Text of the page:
This article is an excerpt from the Shortform book guide to "How to Become a Straight-A Student" by Cal Newport. Shortform has the world's best summaries and analyses of books you should be reading.
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Are you majoring in the humanities field? Do you want to get good grades in your arts and humanities classes?
If you’re taking an arts or humanities class such as English or design, you might need to change your study habits. As Cal Newport says in How to Become a Straight-A Student, studying for a humanities course is different than studying for a STEM course.
Read below how to pass your arts and humanities classes with the best grades.
Taking Humanities Tests
If you want to ace your arts and humanities classes, Newport argues that you must understand the overarching themes of the class. Most humanities classes usually involve examining overarching themes or ideas. For example, a history class on the Civil War might contrast different experts’ opinions on why several Southern states seceded. So you must be able to pinpoint and understand each of these ideas.
But how do you pinpoint and understand these overarching ideas? The first key, Newport argues, is to take good notes in lectures, during which your professor will tell you what these ideas are. Unfortunately, your professor likely won’t be explicit about these ideas; instead, you’ll have to decipher their main points. (Shortform note: Other study experts agree that taking good notes matters. However, they argue that instead of trying to pinpoint the professor’s main point, you should try to decipher what’s likely to be on the exam or essay. Sometimes, your professor will be explicit about this. Other times, you’ll have to rely on context cues—like by noting any points your professor repeats.)
Newport contends that you can decipher main points by using the Question/Evidence/Conclusion (Q/E/C) method when taking notes. Every main theme can be broken down into a Question, its Evidence, and the Conclusion. Therefore, your lecture notes should also be formatted so they include the professor’s question(s), her conclusion(s), and any supporting evidence for each conclusion. You’ll probably need to write these out of order; often, your professor will present some evidence before she discusses her question. That’s OK as long as you eventually figure out all three parts. If you’re unsure if you’ve correctly understood a part, ask questions during the lecture or clarify your conclusions during your professor’s office hours.
(Shortform note: In a 2007 blog post, Newport elaborates on why the Q/E/C method—as it’s become known—helps you ace your classes in less time. He argues that humanities exams test you not on the facts but on why the facts matter. So if your lecture notes are just a list of facts, when it’s time to study for the test, you’ll have to think about why they matter—which takes up a lot of time. By using the Q/E/C method, you think about why these facts matter during the lecture and can clarify your understanding immediately or during office hours. Therefore, when it comes time to study for the test, you have less to do: Instead of trying to process why the facts matter, you simply have to review why they do.)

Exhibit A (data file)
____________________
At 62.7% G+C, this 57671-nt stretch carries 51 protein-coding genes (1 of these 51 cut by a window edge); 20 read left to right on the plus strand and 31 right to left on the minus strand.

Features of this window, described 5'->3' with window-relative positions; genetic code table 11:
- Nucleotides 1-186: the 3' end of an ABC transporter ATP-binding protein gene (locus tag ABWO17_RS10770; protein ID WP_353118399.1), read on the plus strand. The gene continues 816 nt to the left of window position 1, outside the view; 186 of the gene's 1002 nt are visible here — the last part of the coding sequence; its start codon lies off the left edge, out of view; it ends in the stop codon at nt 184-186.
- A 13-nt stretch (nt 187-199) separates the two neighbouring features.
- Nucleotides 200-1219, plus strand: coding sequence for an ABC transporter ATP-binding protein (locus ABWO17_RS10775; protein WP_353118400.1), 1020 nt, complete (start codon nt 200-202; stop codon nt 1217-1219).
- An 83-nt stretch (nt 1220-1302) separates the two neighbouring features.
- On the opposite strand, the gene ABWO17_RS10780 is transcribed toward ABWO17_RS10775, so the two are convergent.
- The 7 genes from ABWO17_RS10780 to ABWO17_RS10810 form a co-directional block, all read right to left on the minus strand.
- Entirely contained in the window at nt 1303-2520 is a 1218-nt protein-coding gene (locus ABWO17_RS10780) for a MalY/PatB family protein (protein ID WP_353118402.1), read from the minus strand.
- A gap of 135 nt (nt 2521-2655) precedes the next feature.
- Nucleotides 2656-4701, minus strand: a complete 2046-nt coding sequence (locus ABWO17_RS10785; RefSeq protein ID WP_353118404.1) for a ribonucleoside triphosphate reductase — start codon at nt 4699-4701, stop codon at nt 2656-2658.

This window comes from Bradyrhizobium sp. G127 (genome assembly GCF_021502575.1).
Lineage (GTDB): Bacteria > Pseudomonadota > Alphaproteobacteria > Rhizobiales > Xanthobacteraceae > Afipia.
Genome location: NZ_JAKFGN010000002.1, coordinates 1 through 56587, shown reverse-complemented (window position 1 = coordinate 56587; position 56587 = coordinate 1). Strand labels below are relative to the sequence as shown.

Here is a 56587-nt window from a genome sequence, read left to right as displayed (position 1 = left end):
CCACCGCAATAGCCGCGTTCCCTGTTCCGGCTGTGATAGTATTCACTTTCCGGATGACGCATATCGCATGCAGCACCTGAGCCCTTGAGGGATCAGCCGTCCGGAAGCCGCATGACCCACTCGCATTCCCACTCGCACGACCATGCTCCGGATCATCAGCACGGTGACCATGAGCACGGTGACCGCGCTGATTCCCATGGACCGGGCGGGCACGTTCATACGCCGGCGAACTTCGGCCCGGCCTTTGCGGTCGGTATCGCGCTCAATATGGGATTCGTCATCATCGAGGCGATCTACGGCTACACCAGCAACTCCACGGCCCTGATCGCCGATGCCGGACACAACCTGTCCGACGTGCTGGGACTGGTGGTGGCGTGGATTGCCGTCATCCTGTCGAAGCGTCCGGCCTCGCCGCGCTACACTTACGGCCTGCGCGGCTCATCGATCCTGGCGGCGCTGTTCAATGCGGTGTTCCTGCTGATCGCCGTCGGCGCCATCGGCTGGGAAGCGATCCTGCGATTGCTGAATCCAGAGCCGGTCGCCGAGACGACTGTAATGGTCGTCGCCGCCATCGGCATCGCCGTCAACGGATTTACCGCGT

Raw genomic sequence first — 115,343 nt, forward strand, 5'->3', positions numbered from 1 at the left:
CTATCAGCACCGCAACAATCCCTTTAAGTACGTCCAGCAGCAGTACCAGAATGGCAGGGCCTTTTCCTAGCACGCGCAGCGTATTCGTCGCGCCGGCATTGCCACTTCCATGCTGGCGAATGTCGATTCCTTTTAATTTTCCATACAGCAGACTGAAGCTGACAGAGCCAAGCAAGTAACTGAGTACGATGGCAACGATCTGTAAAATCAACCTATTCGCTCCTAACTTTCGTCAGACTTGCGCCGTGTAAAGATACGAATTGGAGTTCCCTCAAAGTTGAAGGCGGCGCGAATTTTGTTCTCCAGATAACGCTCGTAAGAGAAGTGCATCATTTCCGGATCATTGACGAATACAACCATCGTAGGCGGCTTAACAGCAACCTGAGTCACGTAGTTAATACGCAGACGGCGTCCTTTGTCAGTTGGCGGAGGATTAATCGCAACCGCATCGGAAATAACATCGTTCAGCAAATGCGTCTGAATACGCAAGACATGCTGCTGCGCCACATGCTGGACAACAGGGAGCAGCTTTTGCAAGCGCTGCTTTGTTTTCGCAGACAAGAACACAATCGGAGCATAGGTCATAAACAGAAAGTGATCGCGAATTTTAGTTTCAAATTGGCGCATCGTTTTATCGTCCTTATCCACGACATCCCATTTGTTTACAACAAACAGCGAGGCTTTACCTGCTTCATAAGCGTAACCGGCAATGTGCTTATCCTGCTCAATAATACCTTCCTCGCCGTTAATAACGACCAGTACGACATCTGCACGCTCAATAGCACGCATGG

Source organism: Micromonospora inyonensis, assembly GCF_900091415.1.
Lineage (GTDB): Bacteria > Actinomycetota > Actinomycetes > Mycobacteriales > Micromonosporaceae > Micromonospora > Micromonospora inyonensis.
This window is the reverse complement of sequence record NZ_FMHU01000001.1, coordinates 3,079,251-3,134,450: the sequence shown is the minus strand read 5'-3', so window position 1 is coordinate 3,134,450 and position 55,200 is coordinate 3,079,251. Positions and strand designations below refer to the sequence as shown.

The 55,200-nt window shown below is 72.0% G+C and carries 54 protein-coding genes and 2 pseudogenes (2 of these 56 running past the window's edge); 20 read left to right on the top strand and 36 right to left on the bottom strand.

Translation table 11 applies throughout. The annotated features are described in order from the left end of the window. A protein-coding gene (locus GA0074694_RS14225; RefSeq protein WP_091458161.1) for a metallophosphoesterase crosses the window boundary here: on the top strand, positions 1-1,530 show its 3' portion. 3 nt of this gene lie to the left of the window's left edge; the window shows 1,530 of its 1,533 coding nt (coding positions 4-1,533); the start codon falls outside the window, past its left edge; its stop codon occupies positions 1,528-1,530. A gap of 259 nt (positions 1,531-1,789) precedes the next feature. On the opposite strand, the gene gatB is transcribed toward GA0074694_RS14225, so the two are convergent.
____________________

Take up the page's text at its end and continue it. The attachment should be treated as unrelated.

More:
Newport argues that the second key to understanding the main themes of a course is to prioritize the right reading because you can’t feasibly complete all the texts most arts and humanities classes assign. To prioritize correctly, do all the reading from the main texts—these will appear multiple times on your syllabus. Take relatively detailed notes on these readings using the Q/E/C method, remembering that the conclusion—or main point—of a text is usually its thesis.
Newport recommends that you look at the other texts, too, but not nearly as carefully. If a text has a thesis, read it well enough to understand what that thesis is. Skim texts that give detailed accounts of important figures or occurrences so you learn relevant facts. Skip everything else, but bring these texts to class so you can refer to them if the professor discusses them.
(Shortform note: One study blogger also recommends not reading all assigned texts; however, she suggests an alternate way of prioritizing and annotating them. First, pick one text that you’ll read in-depth—something you can reasonably complete but not one that gives you a general overview of the topic. Then, before reading that text, review the questions in the syllabus (not in any of your texts) and keep them in mind as you skim all the other readings. Don’t skip anything! Afterward, jot down the key points of each reading. Finally, read the text you’ve decided to read in-depth: Take detailed notes by writing down key points, and develop good questions you can ask about the text during the lecture.)
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- How to ace your college courses with just a few hours of studying each day
- How to combat procrastination and write better papers
- Study methods to prepare for different types of exams